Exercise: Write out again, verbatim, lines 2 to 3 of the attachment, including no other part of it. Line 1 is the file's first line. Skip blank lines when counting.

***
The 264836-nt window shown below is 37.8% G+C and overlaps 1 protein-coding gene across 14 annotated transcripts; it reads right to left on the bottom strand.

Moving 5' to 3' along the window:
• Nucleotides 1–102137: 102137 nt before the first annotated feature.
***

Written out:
Moving 5' to 3' along the window:
• Nucleotides 1–102137: 102137 nt before the first annotated feature.